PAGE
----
Archive for April 2017

California bill aims for later school start times to protect teens’ health

April 19, 2017

Odds are that you’re feeling tired when you read this. More than one in three American adults don’t get enough sleep on a regular basis, and studies show sleep deprivation is an even greater problem for teens. This poses a public health risk — inadequate sleep is linked to chronic diseases like hypertension, diabetes, depression, obesity and cancer.

“Society has not prioritized sleep,” Rafael Pelayo, MD, a clinical professor in psychiatry and behavioral sciences with the Stanford Center for Sleep Sciences and Medicine, told me. “Teenagers need more sleep than adults, so they are more vulnerable. Biologically teens tend to go to sleep later than when they were younger, but the schools start earlier. Teens should get close to 9 hours of sleep, but they get 7 hours or less.”

This epidemic of sleep deprivation among teens prompted California Senator Anthony Portantino (D-Glendale) to introduce Senate Bill 328, which would require middle and high schools to start no earlier than 8:30 am. Currently the average school start time in California is about 8 am, and some schools have a “zero period” that starts as early as 7 am.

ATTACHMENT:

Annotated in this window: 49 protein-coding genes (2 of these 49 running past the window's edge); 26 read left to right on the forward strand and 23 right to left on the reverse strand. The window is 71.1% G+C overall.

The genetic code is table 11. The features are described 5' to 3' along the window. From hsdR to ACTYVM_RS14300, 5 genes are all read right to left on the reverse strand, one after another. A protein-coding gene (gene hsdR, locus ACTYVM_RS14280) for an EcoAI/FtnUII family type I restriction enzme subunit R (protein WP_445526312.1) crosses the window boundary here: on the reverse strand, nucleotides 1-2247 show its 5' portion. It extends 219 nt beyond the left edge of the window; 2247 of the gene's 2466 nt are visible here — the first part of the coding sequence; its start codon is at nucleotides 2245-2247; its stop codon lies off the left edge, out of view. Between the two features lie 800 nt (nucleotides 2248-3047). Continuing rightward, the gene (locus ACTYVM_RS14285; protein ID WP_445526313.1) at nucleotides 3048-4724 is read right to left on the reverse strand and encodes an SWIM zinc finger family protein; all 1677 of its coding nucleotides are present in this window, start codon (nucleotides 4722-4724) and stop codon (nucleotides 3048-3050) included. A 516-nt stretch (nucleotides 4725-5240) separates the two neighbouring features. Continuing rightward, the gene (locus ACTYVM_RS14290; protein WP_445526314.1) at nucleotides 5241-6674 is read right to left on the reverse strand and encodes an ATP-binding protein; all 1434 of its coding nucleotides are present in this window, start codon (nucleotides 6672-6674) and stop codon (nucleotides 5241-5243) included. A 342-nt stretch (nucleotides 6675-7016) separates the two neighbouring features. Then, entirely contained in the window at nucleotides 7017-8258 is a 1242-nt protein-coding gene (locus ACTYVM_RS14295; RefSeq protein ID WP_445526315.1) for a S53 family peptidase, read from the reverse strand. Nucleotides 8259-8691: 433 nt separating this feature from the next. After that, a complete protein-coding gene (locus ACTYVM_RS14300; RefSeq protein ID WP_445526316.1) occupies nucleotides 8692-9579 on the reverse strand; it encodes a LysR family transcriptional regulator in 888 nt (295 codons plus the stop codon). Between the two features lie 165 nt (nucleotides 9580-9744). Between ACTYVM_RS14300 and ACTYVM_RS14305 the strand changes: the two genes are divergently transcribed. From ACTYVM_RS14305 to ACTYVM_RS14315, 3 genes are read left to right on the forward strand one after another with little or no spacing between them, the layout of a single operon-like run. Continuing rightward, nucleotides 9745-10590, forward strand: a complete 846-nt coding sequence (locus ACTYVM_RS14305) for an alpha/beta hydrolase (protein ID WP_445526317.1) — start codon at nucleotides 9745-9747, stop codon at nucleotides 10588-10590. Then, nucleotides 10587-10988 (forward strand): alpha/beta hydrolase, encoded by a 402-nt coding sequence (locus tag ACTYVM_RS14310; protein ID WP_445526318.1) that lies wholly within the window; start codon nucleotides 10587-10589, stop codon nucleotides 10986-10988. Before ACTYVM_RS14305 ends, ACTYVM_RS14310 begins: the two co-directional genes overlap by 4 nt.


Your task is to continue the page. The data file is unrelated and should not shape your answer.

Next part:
“It is an extra 30 minutes or more every morning for the entire school year,” Pelayo said. “The later start time lets teens and families know that sleep is valued and respected by society. School districts that have changed their school start times have had demonstrable improvements in the health of the students.”

According to the American Psychological Association, studies have shown that starting the school day no earlier than 8:30 am increased attendance rates, grade point averages, state assessment scores, college admission test scores, student attention and student-family relations. They also found a decrease in disciplinary action, students sleeping during class and student-involved car accidents.

Such evidence inspired Pelayo to testify today in Sacramento in support of SB 328. He also rallied support among professional organizations and he plans to present letters of support from the American Academy of Sleep Medicine and the California Sleep Society, of which he is a board member.